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Sep 17, 2019
This week’s theme
Shakespearean insults

This week’s words
dotard
sodden-witted
scullion
knotty-pated
gorbellied

“Language is a city to the building of which every human being brought a stone.” ~Emerson
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A.Word.A.Day
with Anu Garg

sodden-witted

PRONUNCIATION:
(SOD-en-wit-id)

MEANING:
adjective: Dull.

ETYMOLOGY:
From Middle English soden (boiled), past participle of sethen (to boil) + wit (mental capacity). Earliest documented use: 1609, in Troilus and Cressida.

USAGE:
“Upon our oath, only knaves and sodden-witted loons would quibble that Sir Tony’s decree to restore knighthoods and damehoods was inspired.”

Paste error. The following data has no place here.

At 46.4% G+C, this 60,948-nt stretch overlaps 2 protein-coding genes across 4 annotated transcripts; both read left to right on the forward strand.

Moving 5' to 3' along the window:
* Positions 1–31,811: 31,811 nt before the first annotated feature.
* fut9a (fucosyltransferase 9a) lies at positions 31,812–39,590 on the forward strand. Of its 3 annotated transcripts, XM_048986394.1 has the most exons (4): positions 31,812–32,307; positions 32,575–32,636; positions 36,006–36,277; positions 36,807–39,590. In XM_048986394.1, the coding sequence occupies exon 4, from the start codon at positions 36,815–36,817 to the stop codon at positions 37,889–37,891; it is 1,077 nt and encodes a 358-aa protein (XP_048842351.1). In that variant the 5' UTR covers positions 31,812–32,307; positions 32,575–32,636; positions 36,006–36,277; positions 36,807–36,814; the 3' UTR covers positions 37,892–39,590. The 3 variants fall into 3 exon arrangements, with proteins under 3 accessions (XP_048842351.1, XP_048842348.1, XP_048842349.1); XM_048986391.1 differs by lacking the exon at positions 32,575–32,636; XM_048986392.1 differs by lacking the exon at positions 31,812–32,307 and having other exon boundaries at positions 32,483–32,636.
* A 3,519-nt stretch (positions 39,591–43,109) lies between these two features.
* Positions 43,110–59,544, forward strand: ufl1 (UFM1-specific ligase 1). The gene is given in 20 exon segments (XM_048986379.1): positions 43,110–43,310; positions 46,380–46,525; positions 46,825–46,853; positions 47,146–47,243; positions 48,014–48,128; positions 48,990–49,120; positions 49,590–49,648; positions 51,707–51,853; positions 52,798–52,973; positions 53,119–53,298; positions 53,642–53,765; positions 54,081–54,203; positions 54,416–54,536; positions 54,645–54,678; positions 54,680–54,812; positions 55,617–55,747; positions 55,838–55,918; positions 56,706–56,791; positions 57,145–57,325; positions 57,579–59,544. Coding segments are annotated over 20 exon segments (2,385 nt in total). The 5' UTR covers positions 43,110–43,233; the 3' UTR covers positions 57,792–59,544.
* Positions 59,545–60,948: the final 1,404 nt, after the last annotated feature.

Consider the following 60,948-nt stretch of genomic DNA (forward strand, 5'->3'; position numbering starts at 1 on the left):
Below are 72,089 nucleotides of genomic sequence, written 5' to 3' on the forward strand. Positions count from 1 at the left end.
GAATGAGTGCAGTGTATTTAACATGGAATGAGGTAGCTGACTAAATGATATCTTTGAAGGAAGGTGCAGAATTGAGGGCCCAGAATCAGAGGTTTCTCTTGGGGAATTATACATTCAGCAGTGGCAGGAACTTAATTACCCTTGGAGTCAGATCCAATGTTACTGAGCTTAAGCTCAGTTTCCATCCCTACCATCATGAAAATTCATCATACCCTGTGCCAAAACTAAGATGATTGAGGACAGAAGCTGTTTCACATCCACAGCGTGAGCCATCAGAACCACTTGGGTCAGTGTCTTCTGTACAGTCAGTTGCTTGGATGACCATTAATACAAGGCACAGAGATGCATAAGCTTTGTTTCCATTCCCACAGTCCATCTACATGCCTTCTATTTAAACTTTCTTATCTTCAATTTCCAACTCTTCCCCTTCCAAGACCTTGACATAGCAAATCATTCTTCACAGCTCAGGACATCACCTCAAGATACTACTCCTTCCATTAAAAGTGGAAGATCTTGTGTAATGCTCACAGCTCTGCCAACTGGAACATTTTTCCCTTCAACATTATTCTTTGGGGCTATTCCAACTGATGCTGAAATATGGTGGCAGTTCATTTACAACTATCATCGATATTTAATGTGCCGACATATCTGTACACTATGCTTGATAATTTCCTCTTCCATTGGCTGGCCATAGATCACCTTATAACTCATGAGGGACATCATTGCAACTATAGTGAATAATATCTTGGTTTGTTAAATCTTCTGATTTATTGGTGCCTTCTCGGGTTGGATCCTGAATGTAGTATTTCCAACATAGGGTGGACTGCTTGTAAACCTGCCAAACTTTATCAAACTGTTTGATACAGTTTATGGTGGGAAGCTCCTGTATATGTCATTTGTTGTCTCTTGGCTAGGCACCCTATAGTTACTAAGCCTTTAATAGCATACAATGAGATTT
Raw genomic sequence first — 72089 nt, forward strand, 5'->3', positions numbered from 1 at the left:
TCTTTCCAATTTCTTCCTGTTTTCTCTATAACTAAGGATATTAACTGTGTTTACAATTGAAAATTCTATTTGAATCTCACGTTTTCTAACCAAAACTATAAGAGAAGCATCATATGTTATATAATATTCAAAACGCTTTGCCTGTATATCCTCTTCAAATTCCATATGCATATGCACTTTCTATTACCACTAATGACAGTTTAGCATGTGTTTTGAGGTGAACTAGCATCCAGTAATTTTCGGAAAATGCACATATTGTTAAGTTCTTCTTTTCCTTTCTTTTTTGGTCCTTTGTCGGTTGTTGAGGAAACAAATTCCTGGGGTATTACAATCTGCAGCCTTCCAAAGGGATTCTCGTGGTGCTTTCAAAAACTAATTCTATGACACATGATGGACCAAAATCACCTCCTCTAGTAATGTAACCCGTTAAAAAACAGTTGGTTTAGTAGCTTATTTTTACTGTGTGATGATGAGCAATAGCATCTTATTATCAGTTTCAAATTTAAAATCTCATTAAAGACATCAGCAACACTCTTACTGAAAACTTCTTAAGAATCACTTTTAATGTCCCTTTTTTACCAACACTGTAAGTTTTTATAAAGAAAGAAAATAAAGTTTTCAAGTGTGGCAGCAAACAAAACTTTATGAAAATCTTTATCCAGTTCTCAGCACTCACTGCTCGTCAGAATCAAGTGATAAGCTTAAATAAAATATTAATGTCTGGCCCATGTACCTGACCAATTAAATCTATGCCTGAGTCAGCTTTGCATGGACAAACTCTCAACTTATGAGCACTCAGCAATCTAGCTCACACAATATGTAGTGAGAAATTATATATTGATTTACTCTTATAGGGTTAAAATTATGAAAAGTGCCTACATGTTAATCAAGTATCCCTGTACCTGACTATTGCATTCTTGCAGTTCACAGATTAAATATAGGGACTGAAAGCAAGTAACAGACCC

Michael West; Selling Medibank Doesn’t Add Up; Sydney Morning Herald (Australia); Mar 29, 2014.

“Thersites: Ay, do, do; thou sodden-witted lord! thou hast no more brain than I have in mine elbows.”
William Shakespeare; Troilus and Cressida; 1609.

A THOUGHT FOR TODAY:
What power has love but forgiveness? -William Carlos Williams, poet (17 Sep 1883-1963)

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